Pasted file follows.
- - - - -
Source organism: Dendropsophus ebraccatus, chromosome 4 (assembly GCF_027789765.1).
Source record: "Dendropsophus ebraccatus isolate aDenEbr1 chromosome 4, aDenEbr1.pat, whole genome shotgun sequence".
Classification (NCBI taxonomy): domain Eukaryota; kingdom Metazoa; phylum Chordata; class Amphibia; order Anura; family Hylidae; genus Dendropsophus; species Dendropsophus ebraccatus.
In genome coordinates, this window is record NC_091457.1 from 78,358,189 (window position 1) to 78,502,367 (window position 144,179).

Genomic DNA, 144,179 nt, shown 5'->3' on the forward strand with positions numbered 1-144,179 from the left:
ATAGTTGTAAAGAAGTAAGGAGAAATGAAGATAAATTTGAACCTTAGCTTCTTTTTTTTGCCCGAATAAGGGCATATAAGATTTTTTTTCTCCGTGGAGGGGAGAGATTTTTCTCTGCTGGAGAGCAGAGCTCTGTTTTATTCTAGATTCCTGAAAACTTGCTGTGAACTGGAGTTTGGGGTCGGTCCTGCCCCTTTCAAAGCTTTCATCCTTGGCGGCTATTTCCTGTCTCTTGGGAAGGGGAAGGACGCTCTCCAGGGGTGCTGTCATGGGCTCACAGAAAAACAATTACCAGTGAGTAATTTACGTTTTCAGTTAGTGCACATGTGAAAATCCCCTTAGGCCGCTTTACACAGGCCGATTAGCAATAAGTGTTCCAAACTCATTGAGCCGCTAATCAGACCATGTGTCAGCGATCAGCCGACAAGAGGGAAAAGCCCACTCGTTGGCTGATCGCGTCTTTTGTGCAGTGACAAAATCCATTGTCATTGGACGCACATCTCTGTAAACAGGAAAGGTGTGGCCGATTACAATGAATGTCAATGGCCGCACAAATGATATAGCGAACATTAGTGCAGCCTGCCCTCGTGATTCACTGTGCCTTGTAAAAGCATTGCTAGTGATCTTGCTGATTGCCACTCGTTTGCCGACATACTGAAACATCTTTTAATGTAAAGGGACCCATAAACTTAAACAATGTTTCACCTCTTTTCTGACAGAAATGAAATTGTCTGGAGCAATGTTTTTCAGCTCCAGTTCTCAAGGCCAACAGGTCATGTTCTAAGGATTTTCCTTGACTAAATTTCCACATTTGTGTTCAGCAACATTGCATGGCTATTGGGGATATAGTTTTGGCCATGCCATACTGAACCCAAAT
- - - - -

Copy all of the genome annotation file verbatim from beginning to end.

Source organism: Dendropsophus ebraccatus, chromosome 4 (assembly GCF_027789765.1).
Source record: "Dendropsophus ebraccatus isolate aDenEbr1 chromosome 4, aDenEbr1.pat, whole genome shotgun sequence".
Classification (NCBI taxonomy): domain Eukaryota; kingdom Metazoa; phylum Chordata; class Amphibia; order Anura; family Hylidae; genus Dendropsophus; species Dendropsophus ebraccatus.
In genome coordinates, this window is record NC_091457.1 from 78,358,189 (window position 1) to 78,502,367 (window position 144,179).

Genomic DNA, 144,179 nt, shown 5'->3' on the forward strand with positions numbered 1-144,179 from the left:
ATAGTTGTAAAGAAGTAAGGAGAAATGAAGATAAATTTGAACCTTAGCTTCTTTTTTTTGCCCGAATAAGGGCATATAAGATTTTTTTTCTCCGTGGAGGGGAGAGATTTTTCTCTGCTGGAGAGCAGAGCTCTGTTTTATTCTAGATTCCTGAAAACTTGCTGTGAACTGGAGTTTGGGGTCGGTCCTGCCCCTTTCAAAGCTTTCATCCTTGGCGGCTATTTCCTGTCTCTTGGGAAGGGGAAGGACGCTCTCCAGGGGTGCTGTCATGGGCTCACAGAAAAACAATTACCAGTGAGTAATTTACGTTTTCAGTTAGTGCACATGTGAAAATCCCCTTAGGCCGCTTTACACAGGCCGATTAGCAATAAGTGTTCCAAACTCATTGAGCCGCTAATCAGACCATGTGTCAGCGATCAGCCGACAAGAGGGAAAAGCCCACTCGTTGGCTGATCGCGTCTTTTGTGCAGTGACAAAATCCATTGTCATTGGACGCACATCTCTGTAAACAGGAAAGGTGTGGCCGATTACAATGAATGTCAATGGCCGCACAAATGATATAGCGAACATTAGTGCAGCCTGCCCTCGTGATTCACTGTGCCTTGTAAAAGCATTGCTAGTGATCTTGCTGATTGCCACTCGTTTGCCGACATACTGAAACATCTTTTAATGTAAAGGGACCCATAAACTTAAACAATGTTTCACCTCTTTTCTGACAGAAATGAAATTGTCTGGAGCAATGTTTTTCAGCTCCAGTTCTCAAGGCCAACAGGTCATGTTCTAAGGATTTTCCTTGACTAAATTTCCACATTTGTGTTCAGCAACATTGCATGGCTATTGGGGATATAGTTTTGGCCATGCCATACTGAACCCAAAT